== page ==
Mic 1:7
"they shall return to the reward of a harlot." (Masoretic) vs. "the hires of fornication has she amassed [wealth]" (Septuagint)
Mic 1:8
"I will wail and howl; I will go stripped and naked; I will make a wailing like the jackals" (Masoretic) vs. "she shall lament and wail, she shall go barefooted, and [being] naked she shall make lamentation as that of serpents" (Septuagint)
Mic 1:8
"daughters of ostriches" (Masoretic) vs. "daughters of sirens" (Septuagint)
Mic 1:9
"her wounds are incurable" (Masoretic) vs. "her plague has become grievous" (Septuagint, Syriac, Vulgate)
Mic 1:10
"Do not declare [it] in Gath; do not sorely weep in the house of Leaphrah wallow [in] dust. (Masoretic) vs. "You (plural) that are in Geth, exalt not yourselves, and you Enakim, do not rebuild from [the ruins of] the house in derision: sprinkle dust [in the place of] your laughter." (Septuagint)
Mic 2:6
"They shall not return insult for insult" (Masoretic) (Masoretic) vs. "He shall not remove the reproaches" (Septuagint) (Masoretic) vs. "He shall not take shame" (Vulgate)
Mic 3:2
"chop them up like a kettle" (Masoretic) vs. "chop them up like meat in a kettle" (Septuagint)
Mic 4:10
"and I shall" (Masoretic) vs. "and [you] shall" (Septuagint, Syriac, Targum)
Mic 5:5
"Assyrians ... tread in our palaces" (Masoretic) vs. "Assyrians ... tread upon our soil" (Septuagint)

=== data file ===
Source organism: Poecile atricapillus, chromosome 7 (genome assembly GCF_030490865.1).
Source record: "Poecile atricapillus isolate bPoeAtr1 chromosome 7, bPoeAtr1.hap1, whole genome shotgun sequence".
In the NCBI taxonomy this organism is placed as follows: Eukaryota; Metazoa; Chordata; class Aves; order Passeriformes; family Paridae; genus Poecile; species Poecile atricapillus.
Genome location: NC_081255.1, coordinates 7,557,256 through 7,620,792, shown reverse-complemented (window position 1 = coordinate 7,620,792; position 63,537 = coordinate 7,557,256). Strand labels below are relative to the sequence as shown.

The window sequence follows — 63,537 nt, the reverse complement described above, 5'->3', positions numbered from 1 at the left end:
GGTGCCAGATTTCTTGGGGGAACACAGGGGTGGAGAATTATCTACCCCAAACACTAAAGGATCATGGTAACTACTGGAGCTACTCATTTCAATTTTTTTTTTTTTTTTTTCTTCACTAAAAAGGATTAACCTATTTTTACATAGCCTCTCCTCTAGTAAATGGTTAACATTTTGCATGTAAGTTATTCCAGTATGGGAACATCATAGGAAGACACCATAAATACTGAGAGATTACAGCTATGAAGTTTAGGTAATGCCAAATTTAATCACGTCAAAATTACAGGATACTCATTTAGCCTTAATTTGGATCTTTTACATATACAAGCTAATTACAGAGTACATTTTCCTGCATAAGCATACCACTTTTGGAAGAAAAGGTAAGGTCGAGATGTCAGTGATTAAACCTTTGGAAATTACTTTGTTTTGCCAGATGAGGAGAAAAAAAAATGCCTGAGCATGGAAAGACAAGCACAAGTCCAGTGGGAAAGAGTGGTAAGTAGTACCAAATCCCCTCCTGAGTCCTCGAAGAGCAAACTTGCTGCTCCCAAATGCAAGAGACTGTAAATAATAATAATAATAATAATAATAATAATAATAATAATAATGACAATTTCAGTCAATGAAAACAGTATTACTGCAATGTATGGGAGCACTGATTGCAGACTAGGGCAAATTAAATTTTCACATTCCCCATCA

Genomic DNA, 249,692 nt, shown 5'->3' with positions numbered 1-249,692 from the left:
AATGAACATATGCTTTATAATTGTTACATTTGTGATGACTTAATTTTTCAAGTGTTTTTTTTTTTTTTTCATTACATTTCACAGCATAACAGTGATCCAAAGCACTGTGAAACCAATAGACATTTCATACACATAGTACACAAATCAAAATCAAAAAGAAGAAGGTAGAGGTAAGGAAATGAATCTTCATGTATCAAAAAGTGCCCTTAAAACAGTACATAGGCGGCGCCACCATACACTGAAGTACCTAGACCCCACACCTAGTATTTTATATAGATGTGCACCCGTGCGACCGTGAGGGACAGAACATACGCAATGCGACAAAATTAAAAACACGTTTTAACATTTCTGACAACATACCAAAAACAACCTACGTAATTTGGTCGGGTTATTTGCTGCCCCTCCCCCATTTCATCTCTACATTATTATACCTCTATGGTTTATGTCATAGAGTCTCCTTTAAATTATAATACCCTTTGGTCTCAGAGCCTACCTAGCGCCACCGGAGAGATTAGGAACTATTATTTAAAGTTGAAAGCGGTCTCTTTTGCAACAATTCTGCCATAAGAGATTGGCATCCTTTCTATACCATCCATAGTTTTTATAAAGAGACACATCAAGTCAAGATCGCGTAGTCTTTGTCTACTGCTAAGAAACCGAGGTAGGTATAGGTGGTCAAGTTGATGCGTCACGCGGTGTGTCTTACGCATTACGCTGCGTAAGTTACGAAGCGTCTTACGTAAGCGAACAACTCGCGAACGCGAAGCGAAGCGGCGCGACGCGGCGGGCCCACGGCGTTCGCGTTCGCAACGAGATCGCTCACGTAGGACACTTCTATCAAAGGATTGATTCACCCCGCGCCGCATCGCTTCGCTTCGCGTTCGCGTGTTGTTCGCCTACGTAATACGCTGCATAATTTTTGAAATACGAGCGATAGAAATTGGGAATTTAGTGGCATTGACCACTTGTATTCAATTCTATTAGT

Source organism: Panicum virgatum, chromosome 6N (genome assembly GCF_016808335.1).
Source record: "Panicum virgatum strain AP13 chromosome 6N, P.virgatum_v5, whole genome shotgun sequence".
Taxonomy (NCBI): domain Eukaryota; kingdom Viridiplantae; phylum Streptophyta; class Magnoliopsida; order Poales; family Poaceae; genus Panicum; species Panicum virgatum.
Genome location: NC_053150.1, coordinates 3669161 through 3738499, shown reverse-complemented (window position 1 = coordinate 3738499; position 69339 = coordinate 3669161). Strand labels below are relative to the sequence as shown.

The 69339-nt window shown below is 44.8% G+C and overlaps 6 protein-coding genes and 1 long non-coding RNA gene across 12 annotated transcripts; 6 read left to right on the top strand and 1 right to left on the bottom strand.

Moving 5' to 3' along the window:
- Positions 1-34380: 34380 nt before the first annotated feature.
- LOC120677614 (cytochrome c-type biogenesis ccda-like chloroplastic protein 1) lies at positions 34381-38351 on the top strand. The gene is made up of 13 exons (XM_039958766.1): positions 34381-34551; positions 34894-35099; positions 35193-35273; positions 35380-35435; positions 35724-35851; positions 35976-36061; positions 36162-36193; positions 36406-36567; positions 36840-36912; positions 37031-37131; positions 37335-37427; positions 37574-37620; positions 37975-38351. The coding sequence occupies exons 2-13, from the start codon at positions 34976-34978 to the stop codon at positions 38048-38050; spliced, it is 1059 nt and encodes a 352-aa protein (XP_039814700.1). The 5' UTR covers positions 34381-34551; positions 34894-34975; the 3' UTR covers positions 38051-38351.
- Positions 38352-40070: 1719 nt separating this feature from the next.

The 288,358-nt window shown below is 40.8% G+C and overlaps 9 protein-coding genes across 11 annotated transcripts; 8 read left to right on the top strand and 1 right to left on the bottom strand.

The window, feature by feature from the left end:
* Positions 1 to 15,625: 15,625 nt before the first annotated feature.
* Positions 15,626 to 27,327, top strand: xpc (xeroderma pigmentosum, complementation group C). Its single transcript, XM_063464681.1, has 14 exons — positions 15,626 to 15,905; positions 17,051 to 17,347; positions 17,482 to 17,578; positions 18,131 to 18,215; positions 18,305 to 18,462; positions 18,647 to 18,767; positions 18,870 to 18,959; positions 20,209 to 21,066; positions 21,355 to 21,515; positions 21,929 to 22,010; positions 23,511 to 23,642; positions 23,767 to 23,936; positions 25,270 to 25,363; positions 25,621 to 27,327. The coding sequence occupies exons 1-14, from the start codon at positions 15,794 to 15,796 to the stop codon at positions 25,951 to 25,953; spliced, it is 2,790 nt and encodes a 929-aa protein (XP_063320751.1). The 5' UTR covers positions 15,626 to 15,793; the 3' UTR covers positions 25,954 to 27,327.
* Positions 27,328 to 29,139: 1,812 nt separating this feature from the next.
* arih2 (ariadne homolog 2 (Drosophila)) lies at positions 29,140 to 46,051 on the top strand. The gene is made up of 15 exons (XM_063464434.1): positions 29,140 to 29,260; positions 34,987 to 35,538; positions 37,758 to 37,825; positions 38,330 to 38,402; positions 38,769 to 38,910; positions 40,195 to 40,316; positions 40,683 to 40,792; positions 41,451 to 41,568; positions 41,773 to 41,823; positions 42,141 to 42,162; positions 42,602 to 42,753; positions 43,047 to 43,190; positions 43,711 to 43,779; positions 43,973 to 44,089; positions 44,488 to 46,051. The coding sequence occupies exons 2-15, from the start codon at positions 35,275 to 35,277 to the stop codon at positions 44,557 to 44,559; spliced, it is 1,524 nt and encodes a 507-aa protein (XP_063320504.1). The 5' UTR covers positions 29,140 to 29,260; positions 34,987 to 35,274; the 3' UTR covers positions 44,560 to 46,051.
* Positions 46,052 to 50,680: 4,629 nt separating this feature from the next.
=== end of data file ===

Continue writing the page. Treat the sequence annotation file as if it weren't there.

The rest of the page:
Mic 5:13 "I have made sick" (Masoretic) (Masoretic) vs. "I have begun" (Septuagint, Theodotion, Syriac, Vulgate). (Technically this is not a manuscript variant as the consonants are the same and originally vowels were not written)
Mic 6:13
"have made sick" (Masoretic) (Masoretic) vs. have begun" (Septuagint, Syriac, Vulgate)
Mic 6:14
"Hunger shall be in your midst" (Masoretic) (Masoretic) vs. "You shall take hold" (Targum, Vulgate) vs. "there shall be darkness upon you" (Septuagint)
Mic 16:16a
"the statutes/laws of Omri are kept" (Masoretic) vs. "you have kept the statutes/laws of Omri" (Septuagint, Syriac, Vulgate, Targum)
Mic 6:16b
"shame/scorn of/due my people" (Masoretic, Targum, Vulgate) vs. "shame/scorn of/due the nations" (Septuagint)
Mic 7:19
"cast all their sins" (Masoretic) vs. "cast all our sins" (Septuagint, Syriac, Vulgate, Targum)
Bibliography for this question: the Hebrew translation is from Jay P. Greenís Literal Translation and the Septuagint rendering is from Sir Lancelot C.L. Brentonís translation of The Septuagint : Greek and English. The Expositor's Bible Commentary and the footnotes in the NASB, NIV, NKJV, and NRSV Bibles also were used.

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Nov. 2022 version.